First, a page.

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Publication numberUS6717705 B2
Publication typeGrant
Application numberUS 10/294,615
Publication dateApr 6, 2004
Filing dateNov 15, 2002
Priority dateNov 16, 2001
Fee statusPaid
Also published asUS20030197912
Publication number10294615, 294615, US 6717705 B2, US 6717705B2, US-B2-6717705, US6717705 B2, US6717705B2
InventorsYutaka Takakubo
Original AssigneePentax Corporation
Export CitationBiBTeX, EndNote, RefMan
External Links: USPTO, USPTO Assignment, Espacenet
Scanning optical system
US 6717705 B2
Abstract
A scanning optical system is provided with a light source that emits at least one beam, an anamorphic optical element that converges the at least one beam in an auxiliary scanning direction, a polygonal mirror, and an imaging optical system. The imaging optical system has a scanning lens, and a compensation lens. One surface of the scanning lens has an anamorphic aspherical surface whose curvature in the auxiliary scanning direction is determined independently from a cross-sectional shape thereof along the main scanning direction. Further, one surface of the compensation lens has an aspherical surface in which a tilt angle of a cross-sectional shape in the auxiliary scanning direction changes with a position in the main scanning direction, the aspherical surface being asymmetrical with respect to a plane perpendicular to the auxiliary scanning direction and including a central point thereof.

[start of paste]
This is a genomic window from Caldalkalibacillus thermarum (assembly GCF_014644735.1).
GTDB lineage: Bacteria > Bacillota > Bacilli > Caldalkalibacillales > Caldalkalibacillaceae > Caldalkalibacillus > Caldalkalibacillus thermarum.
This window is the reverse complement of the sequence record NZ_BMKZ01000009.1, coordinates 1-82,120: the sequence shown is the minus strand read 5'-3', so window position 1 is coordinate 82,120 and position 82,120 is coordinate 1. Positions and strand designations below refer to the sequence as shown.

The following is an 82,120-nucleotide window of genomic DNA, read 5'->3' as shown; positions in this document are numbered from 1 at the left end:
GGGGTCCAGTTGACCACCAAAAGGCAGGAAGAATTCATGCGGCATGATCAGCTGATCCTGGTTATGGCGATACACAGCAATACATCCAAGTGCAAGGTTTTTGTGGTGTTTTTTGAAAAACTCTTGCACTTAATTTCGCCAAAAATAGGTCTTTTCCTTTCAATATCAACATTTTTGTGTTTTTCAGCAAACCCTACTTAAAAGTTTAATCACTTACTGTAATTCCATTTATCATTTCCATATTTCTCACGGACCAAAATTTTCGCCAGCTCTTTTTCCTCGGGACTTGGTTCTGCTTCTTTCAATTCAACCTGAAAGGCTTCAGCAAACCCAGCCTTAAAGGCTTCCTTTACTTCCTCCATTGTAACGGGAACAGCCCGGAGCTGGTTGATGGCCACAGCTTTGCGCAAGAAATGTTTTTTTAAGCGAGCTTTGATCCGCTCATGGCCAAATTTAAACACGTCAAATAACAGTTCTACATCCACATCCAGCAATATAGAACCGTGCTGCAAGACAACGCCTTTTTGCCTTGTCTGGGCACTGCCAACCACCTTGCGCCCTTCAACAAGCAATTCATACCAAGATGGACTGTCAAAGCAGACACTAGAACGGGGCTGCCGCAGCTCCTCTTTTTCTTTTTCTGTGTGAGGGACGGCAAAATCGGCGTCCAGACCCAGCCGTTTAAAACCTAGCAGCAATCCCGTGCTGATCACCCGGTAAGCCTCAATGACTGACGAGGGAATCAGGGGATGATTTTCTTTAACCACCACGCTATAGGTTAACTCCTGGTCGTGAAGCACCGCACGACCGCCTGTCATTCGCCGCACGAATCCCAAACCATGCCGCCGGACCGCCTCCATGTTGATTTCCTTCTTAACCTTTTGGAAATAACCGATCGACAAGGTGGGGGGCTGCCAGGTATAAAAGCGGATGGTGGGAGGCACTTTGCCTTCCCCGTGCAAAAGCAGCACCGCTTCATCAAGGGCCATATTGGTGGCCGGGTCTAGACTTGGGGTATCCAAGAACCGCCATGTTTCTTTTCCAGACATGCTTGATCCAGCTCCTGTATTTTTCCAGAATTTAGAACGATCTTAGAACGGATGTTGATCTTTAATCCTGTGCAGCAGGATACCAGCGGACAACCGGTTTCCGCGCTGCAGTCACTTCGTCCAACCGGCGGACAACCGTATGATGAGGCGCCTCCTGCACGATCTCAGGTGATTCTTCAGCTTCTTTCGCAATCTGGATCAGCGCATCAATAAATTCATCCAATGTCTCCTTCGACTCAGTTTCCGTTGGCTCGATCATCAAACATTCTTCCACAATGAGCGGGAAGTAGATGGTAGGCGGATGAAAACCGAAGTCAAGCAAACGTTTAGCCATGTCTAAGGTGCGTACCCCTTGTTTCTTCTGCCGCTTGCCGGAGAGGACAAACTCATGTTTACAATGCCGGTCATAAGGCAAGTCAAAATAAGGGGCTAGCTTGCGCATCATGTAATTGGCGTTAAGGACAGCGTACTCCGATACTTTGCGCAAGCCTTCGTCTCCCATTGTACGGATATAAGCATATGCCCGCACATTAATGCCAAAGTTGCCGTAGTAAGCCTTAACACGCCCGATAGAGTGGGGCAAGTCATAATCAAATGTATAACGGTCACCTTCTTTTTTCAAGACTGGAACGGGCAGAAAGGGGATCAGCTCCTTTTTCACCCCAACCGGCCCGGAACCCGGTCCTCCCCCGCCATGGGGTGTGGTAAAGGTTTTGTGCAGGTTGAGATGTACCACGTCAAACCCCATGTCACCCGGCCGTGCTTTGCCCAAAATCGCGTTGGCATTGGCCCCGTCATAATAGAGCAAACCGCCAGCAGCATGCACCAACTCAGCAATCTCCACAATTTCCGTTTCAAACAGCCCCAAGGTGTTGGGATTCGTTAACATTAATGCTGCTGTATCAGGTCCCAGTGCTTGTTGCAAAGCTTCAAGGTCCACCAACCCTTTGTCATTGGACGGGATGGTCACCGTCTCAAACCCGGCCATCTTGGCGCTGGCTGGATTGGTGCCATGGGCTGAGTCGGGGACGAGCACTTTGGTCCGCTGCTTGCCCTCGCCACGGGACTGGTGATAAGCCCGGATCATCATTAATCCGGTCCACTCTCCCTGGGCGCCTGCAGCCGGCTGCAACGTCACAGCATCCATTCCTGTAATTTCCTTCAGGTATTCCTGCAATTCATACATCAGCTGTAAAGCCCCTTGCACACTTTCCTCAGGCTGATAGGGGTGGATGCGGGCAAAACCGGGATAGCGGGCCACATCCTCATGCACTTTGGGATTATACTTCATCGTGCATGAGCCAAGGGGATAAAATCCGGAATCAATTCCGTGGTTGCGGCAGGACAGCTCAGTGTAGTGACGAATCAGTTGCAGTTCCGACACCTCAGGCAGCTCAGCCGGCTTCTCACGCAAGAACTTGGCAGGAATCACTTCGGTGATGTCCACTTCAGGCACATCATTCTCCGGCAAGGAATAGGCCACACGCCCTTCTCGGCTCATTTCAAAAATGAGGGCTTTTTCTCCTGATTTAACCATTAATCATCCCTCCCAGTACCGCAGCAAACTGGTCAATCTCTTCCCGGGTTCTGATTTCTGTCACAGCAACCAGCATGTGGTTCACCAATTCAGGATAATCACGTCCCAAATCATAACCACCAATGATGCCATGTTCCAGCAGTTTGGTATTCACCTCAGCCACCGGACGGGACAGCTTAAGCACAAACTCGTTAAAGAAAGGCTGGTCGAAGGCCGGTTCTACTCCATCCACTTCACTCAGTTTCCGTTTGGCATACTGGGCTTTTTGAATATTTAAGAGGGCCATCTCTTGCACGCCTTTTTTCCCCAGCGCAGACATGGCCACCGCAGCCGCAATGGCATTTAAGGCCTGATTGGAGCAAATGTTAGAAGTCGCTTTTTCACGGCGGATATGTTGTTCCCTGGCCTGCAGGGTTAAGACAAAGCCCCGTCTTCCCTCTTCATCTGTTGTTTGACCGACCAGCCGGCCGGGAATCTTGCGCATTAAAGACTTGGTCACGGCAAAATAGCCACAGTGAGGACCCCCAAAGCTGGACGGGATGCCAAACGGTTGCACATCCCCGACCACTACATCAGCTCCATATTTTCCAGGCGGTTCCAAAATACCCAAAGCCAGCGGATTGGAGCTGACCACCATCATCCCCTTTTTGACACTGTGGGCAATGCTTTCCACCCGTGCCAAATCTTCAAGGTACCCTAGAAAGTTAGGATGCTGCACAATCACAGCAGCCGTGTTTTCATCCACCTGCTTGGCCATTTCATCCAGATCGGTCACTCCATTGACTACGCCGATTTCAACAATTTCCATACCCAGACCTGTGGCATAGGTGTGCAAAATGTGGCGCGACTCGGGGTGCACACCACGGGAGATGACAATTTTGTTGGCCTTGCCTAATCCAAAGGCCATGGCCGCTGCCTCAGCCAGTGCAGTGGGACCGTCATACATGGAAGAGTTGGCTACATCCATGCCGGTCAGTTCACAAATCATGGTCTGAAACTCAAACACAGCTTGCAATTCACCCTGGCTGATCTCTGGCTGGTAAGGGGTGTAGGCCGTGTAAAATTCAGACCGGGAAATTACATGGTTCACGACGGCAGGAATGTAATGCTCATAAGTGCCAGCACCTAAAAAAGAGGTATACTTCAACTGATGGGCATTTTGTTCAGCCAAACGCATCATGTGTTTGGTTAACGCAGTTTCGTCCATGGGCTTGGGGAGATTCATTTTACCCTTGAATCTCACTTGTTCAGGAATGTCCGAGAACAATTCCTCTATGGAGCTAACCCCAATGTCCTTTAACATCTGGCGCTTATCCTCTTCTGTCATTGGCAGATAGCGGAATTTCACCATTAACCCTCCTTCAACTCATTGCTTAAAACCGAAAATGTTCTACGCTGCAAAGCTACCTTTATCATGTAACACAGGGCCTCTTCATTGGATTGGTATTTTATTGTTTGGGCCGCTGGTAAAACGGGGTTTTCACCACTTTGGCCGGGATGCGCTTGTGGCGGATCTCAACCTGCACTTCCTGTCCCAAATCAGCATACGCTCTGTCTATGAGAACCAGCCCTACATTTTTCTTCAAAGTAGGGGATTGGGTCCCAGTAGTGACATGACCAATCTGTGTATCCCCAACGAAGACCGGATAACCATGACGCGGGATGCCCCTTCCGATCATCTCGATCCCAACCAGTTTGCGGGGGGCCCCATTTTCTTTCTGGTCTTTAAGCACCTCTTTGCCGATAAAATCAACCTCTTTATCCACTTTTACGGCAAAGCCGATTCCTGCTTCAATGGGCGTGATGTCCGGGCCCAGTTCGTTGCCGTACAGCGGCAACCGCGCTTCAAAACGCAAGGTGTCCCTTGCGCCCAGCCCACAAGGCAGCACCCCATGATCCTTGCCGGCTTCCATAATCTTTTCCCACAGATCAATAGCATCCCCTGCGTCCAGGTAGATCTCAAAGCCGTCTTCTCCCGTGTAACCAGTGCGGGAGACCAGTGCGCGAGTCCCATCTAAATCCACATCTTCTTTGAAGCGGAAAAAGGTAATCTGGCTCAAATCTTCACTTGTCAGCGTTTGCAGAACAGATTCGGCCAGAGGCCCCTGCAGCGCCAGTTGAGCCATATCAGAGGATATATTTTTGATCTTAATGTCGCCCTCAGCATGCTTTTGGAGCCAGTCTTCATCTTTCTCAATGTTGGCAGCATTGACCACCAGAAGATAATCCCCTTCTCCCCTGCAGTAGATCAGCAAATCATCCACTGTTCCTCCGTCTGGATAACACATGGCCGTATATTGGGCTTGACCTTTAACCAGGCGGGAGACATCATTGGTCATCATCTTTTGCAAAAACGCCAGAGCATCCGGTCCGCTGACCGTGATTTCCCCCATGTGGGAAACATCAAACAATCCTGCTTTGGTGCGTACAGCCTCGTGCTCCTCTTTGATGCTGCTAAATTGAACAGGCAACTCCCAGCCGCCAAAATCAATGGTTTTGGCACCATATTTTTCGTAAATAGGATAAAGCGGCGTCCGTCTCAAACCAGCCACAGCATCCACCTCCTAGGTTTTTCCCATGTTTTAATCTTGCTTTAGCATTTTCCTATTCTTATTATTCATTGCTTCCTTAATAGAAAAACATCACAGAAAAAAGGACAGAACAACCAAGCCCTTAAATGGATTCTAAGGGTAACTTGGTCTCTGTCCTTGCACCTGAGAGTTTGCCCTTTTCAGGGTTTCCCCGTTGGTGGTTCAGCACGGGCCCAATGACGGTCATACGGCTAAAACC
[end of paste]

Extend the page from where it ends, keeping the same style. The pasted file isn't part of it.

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Claims(16)
What is claimed is:
1. A scanning optical system for emitting at least one beam scanning in a main scanning direction, comprising:
a light source that emits at least one beam;
an anamorphic optical element that converges the at least one beam emitted by said light source in an auxiliary scanning direction which is perpendicular to the main scanning direction;
a polygonal mirror that rotates and deflects the at least one beam emerged from said anamorphic optical element to scan in the main scanning direction within a predetermined angular range; and
an imaging optical system that converges the at least one beam deflected by said polygonal mirror to form at least one beam spot on a surface to be scanned, said at least one beam spot scanning in the main scanning direction on the surface to be scanned,
wherein said imaging optical system has:
a scanning lens; and
at least one compensation lens provided on the surface side with respect to said scanning lens, said at least one compensation lens compensating for curvature of field,
wherein one surface of said scanning lens has an anamorphic aspherical surface, said anamorphic aspherical surface being defined as a surface whose curvature in the auxiliary scanning direction at a point spaced from an optical axis thereof in the main scanning direction is determined independently from a cross-sectional shape thereof along the main scanning direction,
wherein one surface of said at least one compensation lens has an aspherical surface, said aspherical surface being defined as a surface in which a tilt angle of a cross-sectional shape in the auxiliary scanning direction changes with a position in the main scanning direction, said aspherical surface being asymmetrical with respect to a plane perpendicular to the auxiliary scanning direction and including a central point thereof.